I’d never played the game so hard, nor had I ever learned as much about the game than under that man’s keen eye. He taught me the ‘forearm shiver’, a deadly technique that helped me down much larger opponents. Two more seasons went by at Groves, until I became too large to play there and Benny, with something close to tears in his eyes, sent me away to play for one of his old players who coached the Salvation Army Boy’s Club team across town.

Steve Culbertson, and his sidekick Scotty Ferguson were a couple of young guys, compared to Benny. A good friend of mine (Tommy Sherman) and I were dropped off there with brand new white cleats—just like Joe Namath’s—and found ourselves two of eight white boys in the entire building. Talk about culture shock. The Groves teams I played on had one black kid, the son of Coach Mason at the high school I would one day attend. His name was Sherman, and I was really glad to see that he too had become too big to play for the Little Orangemen, and was standing there with us, just as scared and just as anxious as Tommy and I were.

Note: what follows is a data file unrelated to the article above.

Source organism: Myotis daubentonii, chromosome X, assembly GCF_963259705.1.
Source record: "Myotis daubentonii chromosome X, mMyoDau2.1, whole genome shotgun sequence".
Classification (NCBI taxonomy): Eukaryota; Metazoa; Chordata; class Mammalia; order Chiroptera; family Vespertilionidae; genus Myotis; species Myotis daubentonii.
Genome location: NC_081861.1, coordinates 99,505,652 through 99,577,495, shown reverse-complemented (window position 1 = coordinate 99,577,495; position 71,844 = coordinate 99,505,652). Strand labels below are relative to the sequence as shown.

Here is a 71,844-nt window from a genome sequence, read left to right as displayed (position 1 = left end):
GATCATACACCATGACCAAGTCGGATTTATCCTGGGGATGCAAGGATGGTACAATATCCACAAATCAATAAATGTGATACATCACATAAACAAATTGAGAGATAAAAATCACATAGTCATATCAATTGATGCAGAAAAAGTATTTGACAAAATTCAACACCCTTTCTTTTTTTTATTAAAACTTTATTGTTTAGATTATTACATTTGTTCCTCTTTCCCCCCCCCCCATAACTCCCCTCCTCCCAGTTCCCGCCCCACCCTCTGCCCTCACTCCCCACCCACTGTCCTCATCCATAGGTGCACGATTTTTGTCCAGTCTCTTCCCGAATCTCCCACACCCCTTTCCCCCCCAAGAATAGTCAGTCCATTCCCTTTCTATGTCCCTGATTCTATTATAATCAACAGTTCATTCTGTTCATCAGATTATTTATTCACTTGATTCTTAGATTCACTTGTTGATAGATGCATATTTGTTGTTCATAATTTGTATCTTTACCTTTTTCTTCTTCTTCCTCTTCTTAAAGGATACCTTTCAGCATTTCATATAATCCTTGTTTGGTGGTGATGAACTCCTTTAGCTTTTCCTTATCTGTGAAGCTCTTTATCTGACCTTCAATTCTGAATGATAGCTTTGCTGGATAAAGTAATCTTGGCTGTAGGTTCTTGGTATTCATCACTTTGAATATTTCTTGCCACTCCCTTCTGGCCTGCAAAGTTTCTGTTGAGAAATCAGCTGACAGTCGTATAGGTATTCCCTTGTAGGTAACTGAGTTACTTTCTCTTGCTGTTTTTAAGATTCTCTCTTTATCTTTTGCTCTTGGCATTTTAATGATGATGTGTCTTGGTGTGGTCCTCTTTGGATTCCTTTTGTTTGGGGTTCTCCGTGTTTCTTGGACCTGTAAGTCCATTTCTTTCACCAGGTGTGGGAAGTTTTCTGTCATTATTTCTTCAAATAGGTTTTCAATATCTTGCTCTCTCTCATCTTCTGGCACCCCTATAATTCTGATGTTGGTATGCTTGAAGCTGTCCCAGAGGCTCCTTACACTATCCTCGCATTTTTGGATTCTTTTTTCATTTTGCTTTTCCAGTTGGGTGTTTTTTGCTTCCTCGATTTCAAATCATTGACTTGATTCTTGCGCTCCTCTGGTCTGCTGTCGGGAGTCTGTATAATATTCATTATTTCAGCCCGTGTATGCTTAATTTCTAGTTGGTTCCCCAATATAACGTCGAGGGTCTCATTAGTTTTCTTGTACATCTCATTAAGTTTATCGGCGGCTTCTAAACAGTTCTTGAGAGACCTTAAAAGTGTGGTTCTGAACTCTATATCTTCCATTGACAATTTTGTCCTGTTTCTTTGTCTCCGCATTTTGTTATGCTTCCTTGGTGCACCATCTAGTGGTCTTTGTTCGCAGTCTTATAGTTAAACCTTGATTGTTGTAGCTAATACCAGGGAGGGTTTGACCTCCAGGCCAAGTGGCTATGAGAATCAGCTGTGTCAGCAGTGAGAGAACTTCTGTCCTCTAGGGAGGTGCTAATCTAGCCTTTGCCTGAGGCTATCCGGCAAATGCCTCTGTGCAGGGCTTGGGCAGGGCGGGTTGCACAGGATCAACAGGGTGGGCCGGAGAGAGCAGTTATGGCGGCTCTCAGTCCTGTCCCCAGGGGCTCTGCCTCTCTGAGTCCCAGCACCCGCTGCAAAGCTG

We adjusted and were accepted into that little fraternity of a team, despite color and multiple other differences; we went 12-0, winning the National Championship with a bunch of guys who would later help Gastonia Ashbrook win the State 4-A Title in 1974. We also took a wild trip to play in Gainesville Fla. Most of those kids had never been out of town; much less the state, and we rattled our way down through the Deep South in the decrepit old Salvation Army Bus. We slept on cots in a gym with pigeons roosting in the rafters; the birds shat all over us every morning. But we pounded those Florida kids too, and I figured loosing was just something that happened to other teams, other kids, kids who didn’t understand that winning was the ONLY thing.